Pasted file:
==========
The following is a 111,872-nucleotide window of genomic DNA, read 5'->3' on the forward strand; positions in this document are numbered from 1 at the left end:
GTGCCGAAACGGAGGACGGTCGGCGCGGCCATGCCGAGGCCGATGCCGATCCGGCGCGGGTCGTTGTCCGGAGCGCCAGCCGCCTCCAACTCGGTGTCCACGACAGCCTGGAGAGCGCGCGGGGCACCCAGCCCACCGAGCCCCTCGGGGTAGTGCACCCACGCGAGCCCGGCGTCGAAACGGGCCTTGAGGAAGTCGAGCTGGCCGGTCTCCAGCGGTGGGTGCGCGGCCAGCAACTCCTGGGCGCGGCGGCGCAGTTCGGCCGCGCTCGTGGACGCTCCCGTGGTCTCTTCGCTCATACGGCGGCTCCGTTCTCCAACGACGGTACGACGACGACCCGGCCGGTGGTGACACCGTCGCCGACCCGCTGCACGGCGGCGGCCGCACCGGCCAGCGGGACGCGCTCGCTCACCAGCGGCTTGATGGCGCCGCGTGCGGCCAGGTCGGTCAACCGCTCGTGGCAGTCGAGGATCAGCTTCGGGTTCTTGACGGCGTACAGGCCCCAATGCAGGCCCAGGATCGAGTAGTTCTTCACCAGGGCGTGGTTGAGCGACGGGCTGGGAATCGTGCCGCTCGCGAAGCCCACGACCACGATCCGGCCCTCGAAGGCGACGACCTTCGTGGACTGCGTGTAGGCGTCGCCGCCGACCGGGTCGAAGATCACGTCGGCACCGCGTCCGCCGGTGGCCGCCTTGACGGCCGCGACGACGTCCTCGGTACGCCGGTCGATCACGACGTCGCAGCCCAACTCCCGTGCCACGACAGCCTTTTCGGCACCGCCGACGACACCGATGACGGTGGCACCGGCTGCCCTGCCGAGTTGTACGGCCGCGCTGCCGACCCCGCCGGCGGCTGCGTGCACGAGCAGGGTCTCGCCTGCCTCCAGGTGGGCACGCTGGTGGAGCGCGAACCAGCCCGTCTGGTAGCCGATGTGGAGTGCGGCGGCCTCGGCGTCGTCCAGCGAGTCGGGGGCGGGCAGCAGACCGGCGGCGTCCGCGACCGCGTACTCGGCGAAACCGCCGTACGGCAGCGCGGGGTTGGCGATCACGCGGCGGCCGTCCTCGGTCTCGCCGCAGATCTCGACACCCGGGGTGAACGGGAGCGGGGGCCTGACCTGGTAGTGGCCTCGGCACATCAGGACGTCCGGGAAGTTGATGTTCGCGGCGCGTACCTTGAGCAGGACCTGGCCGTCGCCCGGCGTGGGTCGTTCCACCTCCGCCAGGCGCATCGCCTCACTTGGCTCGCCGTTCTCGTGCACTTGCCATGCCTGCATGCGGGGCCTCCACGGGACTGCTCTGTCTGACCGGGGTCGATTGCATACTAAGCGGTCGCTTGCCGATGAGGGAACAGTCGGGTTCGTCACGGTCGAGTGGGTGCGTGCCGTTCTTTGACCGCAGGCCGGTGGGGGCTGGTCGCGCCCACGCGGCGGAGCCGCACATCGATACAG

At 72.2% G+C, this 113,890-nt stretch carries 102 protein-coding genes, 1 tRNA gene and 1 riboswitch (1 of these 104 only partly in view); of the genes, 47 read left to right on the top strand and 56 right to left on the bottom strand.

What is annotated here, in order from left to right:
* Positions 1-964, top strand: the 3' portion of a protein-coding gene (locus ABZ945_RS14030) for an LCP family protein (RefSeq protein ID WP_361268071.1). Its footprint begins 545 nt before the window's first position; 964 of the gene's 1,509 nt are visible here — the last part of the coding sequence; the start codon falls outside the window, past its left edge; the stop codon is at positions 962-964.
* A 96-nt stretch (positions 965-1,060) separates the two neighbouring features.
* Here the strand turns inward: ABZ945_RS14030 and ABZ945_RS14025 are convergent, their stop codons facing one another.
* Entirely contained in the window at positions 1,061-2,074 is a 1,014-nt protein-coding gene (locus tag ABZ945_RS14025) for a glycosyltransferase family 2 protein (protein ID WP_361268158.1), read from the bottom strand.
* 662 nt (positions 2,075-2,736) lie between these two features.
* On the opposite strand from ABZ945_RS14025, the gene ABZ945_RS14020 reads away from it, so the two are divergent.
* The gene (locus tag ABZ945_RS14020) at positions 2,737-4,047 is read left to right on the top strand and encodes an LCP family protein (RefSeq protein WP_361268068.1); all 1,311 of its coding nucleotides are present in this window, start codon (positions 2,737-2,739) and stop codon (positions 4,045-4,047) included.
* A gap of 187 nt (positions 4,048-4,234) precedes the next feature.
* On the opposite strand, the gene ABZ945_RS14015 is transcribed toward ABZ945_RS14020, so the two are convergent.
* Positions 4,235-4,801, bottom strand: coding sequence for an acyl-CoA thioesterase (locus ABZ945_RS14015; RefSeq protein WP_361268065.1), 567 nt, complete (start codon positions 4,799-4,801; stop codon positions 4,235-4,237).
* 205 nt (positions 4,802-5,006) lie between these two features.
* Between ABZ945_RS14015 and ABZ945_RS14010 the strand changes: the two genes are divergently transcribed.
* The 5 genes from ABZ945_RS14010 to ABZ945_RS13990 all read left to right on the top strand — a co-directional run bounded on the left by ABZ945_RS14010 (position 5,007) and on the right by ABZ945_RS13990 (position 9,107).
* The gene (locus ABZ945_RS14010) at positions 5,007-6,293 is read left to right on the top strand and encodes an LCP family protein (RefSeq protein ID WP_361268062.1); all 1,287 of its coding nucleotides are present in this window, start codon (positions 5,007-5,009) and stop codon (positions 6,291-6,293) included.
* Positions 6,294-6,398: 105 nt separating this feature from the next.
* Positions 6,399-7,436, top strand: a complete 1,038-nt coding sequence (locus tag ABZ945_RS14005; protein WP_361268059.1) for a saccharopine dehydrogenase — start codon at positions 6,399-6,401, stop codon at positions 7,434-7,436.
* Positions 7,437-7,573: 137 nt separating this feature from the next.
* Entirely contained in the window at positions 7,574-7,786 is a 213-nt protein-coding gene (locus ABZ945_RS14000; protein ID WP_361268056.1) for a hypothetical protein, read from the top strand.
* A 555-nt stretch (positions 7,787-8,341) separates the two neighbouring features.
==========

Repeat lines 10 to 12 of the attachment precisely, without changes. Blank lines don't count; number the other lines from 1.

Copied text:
* On the opposite strand from ABZ945_RS14025, the gene ABZ945_RS14020 reads away from it, so the two are divergent.
* The gene (locus tag ABZ945_RS14020) at positions 2,737-4,047 is read left to right on the top strand and encodes an LCP family protein (RefSeq protein WP_361268068.1); all 1,311 of its coding nucleotides are present in this window, start codon (positions 2,737-2,739) and stop codon (positions 4,045-4,047) included.
* A gap of 187 nt (positions 4,048-4,234) precedes the next feature.